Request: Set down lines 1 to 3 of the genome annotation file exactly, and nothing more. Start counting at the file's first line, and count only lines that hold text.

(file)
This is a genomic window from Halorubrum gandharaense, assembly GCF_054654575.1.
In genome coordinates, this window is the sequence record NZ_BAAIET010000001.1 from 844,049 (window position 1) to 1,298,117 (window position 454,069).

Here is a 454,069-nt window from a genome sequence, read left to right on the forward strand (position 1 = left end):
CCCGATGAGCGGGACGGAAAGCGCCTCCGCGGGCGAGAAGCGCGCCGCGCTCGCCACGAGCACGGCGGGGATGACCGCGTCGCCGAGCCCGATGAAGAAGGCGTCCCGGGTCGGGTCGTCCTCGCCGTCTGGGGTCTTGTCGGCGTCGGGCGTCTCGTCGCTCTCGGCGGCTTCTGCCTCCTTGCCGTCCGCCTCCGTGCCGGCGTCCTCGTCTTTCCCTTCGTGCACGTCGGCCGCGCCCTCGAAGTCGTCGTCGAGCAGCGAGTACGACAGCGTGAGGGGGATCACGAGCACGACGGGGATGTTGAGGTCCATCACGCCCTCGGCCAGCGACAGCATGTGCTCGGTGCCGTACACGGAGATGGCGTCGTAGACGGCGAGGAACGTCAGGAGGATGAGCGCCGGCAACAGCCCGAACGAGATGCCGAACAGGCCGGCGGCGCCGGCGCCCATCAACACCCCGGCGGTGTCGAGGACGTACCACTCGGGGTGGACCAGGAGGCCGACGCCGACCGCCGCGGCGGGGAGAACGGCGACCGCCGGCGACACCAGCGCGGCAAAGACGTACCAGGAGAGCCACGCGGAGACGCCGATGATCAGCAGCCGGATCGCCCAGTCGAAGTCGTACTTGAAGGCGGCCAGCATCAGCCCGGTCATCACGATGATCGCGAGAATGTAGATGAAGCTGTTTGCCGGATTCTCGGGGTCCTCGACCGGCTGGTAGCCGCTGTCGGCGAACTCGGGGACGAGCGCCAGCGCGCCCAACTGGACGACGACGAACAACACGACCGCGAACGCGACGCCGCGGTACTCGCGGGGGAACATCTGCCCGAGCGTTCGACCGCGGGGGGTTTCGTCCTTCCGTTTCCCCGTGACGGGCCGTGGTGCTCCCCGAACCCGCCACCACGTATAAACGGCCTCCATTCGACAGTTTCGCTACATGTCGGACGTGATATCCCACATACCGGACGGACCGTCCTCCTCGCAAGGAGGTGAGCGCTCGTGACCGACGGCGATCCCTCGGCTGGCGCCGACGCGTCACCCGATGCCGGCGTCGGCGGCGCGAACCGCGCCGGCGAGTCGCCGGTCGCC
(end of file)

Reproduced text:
This is a genomic window from Halorubrum gandharaense, assembly GCF_054654575.1.
In genome coordinates, this window is the sequence record NZ_BAAIET010000001.1 from 844,049 (window position 1) to 1,298,117 (window position 454,069).

Here is a 454,069-nt window from a genome sequence, read left to right on the forward strand (position 1 = left end):